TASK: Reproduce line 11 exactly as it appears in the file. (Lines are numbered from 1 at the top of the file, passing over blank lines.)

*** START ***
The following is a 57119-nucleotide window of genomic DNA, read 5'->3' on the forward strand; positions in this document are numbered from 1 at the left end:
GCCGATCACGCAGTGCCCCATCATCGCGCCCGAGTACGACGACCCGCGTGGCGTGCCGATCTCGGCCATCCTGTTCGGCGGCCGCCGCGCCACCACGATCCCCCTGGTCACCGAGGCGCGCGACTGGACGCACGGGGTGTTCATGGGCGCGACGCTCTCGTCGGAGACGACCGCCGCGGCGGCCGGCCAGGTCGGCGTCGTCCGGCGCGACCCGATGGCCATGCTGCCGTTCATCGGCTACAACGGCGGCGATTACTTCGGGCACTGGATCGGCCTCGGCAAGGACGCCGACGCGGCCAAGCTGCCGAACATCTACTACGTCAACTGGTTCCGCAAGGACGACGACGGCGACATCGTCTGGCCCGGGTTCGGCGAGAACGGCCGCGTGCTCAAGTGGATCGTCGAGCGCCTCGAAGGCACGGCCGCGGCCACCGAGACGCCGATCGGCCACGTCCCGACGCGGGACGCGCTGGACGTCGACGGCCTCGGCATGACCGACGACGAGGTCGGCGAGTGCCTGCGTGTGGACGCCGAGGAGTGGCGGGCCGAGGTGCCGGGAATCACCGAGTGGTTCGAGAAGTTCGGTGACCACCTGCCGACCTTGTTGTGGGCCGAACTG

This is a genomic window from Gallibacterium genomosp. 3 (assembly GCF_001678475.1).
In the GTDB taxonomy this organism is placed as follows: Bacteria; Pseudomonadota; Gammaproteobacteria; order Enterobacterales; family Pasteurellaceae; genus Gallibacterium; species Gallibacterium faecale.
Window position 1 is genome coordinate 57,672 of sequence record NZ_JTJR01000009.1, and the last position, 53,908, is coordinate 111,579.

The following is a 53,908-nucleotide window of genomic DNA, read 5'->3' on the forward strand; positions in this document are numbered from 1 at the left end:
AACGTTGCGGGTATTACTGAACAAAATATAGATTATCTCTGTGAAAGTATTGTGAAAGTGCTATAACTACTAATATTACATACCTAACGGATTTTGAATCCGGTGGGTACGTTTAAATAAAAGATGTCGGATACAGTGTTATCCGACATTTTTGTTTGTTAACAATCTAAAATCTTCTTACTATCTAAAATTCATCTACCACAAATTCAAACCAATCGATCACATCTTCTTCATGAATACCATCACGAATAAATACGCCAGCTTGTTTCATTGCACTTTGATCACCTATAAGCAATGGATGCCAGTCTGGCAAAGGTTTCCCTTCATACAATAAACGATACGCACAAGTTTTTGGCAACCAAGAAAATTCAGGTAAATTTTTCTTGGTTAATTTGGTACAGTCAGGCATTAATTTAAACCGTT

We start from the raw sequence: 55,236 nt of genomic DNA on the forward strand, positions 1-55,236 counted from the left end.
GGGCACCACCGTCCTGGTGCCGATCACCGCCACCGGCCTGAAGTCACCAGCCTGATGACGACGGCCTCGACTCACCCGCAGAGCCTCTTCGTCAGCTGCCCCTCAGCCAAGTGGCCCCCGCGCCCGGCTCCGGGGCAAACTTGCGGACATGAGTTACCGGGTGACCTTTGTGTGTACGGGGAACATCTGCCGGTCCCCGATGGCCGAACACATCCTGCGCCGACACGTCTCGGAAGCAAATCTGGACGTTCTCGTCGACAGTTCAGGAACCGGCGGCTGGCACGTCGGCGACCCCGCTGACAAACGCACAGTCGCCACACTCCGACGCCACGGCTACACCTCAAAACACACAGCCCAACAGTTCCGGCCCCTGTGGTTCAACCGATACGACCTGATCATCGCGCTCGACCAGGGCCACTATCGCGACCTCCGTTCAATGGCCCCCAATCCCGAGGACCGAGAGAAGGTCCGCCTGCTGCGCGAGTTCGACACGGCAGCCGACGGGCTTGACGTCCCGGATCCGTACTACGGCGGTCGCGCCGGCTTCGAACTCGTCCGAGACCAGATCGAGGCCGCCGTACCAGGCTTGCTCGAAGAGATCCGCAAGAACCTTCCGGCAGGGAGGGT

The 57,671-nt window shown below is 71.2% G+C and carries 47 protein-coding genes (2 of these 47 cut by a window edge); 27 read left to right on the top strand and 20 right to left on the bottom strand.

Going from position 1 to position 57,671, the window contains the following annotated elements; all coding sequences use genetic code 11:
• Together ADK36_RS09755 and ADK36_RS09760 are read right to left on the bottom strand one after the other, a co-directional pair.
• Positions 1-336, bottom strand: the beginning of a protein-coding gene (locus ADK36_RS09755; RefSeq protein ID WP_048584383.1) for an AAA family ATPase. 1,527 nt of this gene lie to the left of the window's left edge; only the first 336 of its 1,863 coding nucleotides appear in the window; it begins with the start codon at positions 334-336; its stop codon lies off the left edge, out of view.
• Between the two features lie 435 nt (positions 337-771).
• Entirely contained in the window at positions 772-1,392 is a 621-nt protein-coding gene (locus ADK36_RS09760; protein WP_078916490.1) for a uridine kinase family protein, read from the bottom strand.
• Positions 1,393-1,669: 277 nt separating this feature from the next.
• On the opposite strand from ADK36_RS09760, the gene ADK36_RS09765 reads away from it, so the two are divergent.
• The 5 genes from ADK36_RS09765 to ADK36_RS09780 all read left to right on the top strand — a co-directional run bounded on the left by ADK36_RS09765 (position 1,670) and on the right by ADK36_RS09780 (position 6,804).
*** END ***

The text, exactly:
Going from position 1 to position 57,671, the window contains the following annotated elements; all coding sequences use genetic code 11: